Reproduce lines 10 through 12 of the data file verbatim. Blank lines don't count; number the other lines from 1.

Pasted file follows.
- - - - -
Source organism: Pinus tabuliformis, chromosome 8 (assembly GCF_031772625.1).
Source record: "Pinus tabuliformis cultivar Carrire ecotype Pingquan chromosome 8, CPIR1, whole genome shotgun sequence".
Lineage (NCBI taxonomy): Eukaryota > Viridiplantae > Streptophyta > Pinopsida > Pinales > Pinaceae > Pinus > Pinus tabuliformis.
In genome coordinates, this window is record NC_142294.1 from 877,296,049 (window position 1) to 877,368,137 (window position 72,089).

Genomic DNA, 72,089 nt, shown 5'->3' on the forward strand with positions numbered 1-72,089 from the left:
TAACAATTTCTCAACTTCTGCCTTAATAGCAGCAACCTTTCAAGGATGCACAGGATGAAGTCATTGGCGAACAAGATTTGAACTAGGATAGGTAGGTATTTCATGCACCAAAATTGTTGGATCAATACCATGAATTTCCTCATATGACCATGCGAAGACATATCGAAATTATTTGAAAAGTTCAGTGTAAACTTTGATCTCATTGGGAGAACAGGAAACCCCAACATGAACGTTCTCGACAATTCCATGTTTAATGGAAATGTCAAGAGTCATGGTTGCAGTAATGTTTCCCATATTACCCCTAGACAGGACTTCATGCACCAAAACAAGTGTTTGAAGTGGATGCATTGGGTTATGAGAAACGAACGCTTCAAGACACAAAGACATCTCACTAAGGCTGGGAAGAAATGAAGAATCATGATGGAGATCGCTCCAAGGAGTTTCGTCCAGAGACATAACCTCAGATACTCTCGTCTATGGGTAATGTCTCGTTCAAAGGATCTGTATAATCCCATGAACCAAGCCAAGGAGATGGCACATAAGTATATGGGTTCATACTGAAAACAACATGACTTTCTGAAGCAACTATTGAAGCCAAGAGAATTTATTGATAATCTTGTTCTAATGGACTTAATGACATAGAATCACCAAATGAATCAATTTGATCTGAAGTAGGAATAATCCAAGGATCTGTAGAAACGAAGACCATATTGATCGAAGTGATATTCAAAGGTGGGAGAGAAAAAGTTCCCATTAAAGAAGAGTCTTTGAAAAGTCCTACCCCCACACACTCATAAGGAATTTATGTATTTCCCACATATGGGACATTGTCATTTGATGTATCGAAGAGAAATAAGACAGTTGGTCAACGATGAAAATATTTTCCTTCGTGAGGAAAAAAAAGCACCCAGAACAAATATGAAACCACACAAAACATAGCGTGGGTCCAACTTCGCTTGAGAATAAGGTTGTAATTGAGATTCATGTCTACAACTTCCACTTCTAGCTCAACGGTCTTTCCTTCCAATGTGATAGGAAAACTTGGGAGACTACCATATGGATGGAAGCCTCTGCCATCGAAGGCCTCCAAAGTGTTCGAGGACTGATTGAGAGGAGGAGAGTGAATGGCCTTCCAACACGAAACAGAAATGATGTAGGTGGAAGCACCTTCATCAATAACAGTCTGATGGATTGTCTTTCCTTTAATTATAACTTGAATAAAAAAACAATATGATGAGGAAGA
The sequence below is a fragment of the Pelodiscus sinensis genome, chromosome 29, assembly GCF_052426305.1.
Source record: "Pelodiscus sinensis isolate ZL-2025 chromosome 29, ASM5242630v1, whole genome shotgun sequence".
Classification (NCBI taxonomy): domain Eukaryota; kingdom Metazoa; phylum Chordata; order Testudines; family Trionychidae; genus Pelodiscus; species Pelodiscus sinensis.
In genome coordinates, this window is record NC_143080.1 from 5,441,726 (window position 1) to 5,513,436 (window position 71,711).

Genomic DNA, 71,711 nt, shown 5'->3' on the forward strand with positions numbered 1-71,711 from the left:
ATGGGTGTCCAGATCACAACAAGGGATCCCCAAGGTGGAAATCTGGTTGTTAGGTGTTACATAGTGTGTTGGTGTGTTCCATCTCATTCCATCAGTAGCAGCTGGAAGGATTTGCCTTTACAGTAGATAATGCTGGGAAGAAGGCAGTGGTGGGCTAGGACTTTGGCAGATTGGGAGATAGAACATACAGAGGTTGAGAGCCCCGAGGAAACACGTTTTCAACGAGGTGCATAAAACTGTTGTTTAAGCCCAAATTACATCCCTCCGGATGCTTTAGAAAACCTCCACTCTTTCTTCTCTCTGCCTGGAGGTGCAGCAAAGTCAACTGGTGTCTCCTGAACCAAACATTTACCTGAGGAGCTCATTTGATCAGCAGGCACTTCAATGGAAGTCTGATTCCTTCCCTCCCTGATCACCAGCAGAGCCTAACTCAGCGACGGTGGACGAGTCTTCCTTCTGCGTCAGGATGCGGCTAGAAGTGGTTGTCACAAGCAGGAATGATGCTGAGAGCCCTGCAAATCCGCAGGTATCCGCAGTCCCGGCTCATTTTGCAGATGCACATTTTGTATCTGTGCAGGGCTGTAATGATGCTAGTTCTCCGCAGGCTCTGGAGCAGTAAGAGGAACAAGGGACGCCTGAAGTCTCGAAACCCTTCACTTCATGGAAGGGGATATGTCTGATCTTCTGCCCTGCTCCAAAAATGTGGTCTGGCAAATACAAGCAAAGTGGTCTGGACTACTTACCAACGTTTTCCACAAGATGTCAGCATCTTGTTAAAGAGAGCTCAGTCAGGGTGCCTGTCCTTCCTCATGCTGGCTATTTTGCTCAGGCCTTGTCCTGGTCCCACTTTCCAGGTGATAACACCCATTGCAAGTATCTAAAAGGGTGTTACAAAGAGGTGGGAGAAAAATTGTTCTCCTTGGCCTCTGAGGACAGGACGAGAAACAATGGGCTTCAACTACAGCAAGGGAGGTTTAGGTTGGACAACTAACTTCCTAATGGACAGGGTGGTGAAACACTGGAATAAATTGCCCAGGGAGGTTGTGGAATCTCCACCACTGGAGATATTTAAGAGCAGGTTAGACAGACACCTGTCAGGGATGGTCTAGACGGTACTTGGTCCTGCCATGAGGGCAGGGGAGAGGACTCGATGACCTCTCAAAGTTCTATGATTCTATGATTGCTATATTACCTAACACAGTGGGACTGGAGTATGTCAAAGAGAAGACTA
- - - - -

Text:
In genome coordinates, this window is record NC_143080.1 from 5,441,726 (window position 1) to 5,513,436 (window position 71,711).

Genomic DNA, 71,711 nt, shown 5'->3' on the forward strand with positions numbered 1-71,711 from the left:
ATGGGTGTCCAGATCACAACAAGGGATCCCCAAGGTGGAAATCTGGTTGTTAGGTGTTACATAGTGTGTTGGTGTGTTCCATCTCATTCCATCAGTAGCAGCTGGAAGGATTTGCCTTTACAGTAGATAATGCTGGGAAGAAGGCAGTGGTGGGCTAGGACTTTGGCAGATTGGGAGATAGAACATACAGAGGTTGAGAGCCCCGAGGAAACACGTTTTCAACGAGGTGCATAAAACTGTTGTTTAAGCCCAAATTACATCCCTCCGGATGCTTTAGAAAACCTCCACTCTTTCTTCTCTCTGCCTGGAGGTGCAGCAAAGTCAACTGGTGTCTCCTGAACCAAACATTTACCTGAGGAGCTCATTTGATCAGCAGGCACTTCAATGGAAGTCTGATTCCTTCCCTCCCTGATCACCAGCAGAGCCTAACTCAGCGACGGTGGACGAGTCTTCCTTCTGCGTCAGGATGCGGCTAGAAGTGGTTGTCACAAGCAGGAATGATGCTGAGAGCCCTGCAAATCCGCAGGTATCCGCAGTCCCGGCTCATTTTGCAGATGCACATTTTGTATCTGTGCAGGGCTGTAATGATGCTAGTTCTCCGCAGGCTCTGGAGCAGTAAGAGGAACAAGGGACGCCTGAAGTCTCGAAACCCTTCACTTCATGGAAGGGGATATGTCTGATCTTCTGCCCTGCTCCAAAAATGTGGTCTGGCAAATACAAGCAAAGTGGTCTGGACTACTTACCAACGTTTTCCACAAGATGTCAGCATCTTGTTAAAGAGAGCTCAGTCAGGGTGCCTGTCCTTCCTCATGCTGGCTATTTTGCTCAGGCCTTGTCCTGGTCCCACTTTCCAGGTGATAACACCCATTGCAAGTATCTAAAAGGGTGTTACAAAGAGGTGGGAGAAAAATTGTTCTCCTTGGCCTCTGAGGACAGGACGAGAAACAATGGGCTTCAACTACAGCAAGGGAGGTTTAGGTTGGACAACTAACTTCCTAATGGACAGGGTGGTGAAACACTGGAATAAATTGCCCAGGGAGGTTGTGGAATCTCCACCACTGGAGATATTTAAGAGCAGGTTAGACAGACACCTGTCAGGGATGGTCTAGACGGTACTTGGTCCTGCCATGAGGGCAGGGGAGAGGACTCGATGACCTCTCAAAGTTCTATGATTCTATGATTGCTATATTACCTAACACAGTGGGACTGGAGTATGTCAAAGAGAAGACTA